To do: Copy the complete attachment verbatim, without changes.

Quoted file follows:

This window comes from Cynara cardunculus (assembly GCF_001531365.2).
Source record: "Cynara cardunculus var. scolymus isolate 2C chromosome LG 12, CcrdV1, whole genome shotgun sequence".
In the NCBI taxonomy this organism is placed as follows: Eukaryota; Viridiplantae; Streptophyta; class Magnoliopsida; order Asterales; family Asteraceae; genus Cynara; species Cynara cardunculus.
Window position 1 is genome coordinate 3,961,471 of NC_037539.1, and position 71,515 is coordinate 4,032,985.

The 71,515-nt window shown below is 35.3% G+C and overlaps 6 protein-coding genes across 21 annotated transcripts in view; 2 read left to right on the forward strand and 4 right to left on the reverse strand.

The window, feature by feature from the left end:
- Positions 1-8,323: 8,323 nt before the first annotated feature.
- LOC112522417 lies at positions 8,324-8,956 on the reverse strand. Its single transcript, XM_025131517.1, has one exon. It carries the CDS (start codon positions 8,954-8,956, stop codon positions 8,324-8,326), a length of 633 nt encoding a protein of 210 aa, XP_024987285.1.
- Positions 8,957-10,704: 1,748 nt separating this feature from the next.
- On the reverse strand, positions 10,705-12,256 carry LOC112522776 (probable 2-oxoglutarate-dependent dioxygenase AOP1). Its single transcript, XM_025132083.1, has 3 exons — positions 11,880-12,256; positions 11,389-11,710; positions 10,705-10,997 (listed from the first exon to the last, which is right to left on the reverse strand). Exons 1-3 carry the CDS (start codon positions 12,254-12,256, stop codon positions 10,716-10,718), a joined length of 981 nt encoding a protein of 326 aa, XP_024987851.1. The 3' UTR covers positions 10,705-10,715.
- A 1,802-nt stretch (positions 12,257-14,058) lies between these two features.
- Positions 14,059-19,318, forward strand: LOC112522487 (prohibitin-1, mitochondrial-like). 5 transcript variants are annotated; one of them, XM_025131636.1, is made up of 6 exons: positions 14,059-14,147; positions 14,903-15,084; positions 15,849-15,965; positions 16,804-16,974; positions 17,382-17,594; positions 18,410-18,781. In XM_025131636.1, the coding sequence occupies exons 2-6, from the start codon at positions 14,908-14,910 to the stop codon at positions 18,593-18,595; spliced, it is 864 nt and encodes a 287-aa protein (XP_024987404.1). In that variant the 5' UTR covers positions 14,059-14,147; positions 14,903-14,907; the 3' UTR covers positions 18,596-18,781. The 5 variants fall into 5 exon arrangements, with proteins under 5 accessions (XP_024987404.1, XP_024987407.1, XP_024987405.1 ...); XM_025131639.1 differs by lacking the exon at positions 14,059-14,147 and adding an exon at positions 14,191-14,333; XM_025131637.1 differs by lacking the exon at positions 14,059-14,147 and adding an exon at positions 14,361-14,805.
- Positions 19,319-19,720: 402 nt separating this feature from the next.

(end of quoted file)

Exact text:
This window comes from Cynara cardunculus (assembly GCF_001531365.2).
Source record: "Cynara cardunculus var. scolymus isolate 2C chromosome LG 12, CcrdV1, whole genome shotgun sequence".
In the NCBI taxonomy this organism is placed as follows: Eukaryota; Viridiplantae; Streptophyta; class Magnoliopsida; order Asterales; family Asteraceae; genus Cynara; species Cynara cardunculus.
Window position 1 is genome coordinate 3,961,471 of NC_037539.1, and position 71,515 is coordinate 4,032,985.

The 71,515-nt window shown below is 35.3% G+C and overlaps 6 protein-coding genes across 21 annotated transcripts in view; 2 read left to right on the forward strand and 4 right to left on the reverse strand.

The window, feature by feature from the left end:
- Positions 1-8,323: 8,323 nt before the first annotated feature.
- LOC112522417 lies at positions 8,324-8,956 on the reverse strand. Its single transcript, XM_025131517.1, has one exon. It carries the CDS (start codon positions 8,954-8,956, stop codon positions 8,324-8,326), a length of 633 nt encoding a protein of 210 aa, XP_024987285.1.
- Positions 8,957-10,704: 1,748 nt separating this feature from the next.
- On the reverse strand, positions 10,705-12,256 carry LOC112522776 (probable 2-oxoglutarate-dependent dioxygenase AOP1). Its single transcript, XM_025132083.1, has 3 exons — positions 11,880-12,256; positions 11,389-11,710; positions 10,705-10,997 (listed from the first exon to the last, which is right to left on the reverse strand). Exons 1-3 carry the CDS (start codon positions 12,254-12,256, stop codon positions 10,716-10,718), a joined length of 981 nt encoding a protein of 326 aa, XP_024987851.1. The 3' UTR covers positions 10,705-10,715.
- A 1,802-nt stretch (positions 12,257-14,058) lies between these two features.
- Positions 14,059-19,318, forward strand: LOC112522487 (prohibitin-1, mitochondrial-like). 5 transcript variants are annotated; one of them, XM_025131636.1, is made up of 6 exons: positions 14,059-14,147; positions 14,903-15,084; positions 15,849-15,965; positions 16,804-16,974; positions 17,382-17,594; positions 18,410-18,781. In XM_025131636.1, the coding sequence occupies exons 2-6, from the start codon at positions 14,908-14,910 to the stop codon at positions 18,593-18,595; spliced, it is 864 nt and encodes a 287-aa protein (XP_024987404.1). In that variant the 5' UTR covers positions 14,059-14,147; positions 14,903-14,907; the 3' UTR covers positions 18,596-18,781. The 5 variants fall into 5 exon arrangements, with proteins under 5 accessions (XP_024987404.1, XP_024987407.1, XP_024987405.1 ...); XM_025131639.1 differs by lacking the exon at positions 14,059-14,147 and adding an exon at positions 14,191-14,333; XM_025131637.1 differs by lacking the exon at positions 14,059-14,147 and adding an exon at positions 14,361-14,805.
- Positions 19,319-19,720: 402 nt separating this feature from the next.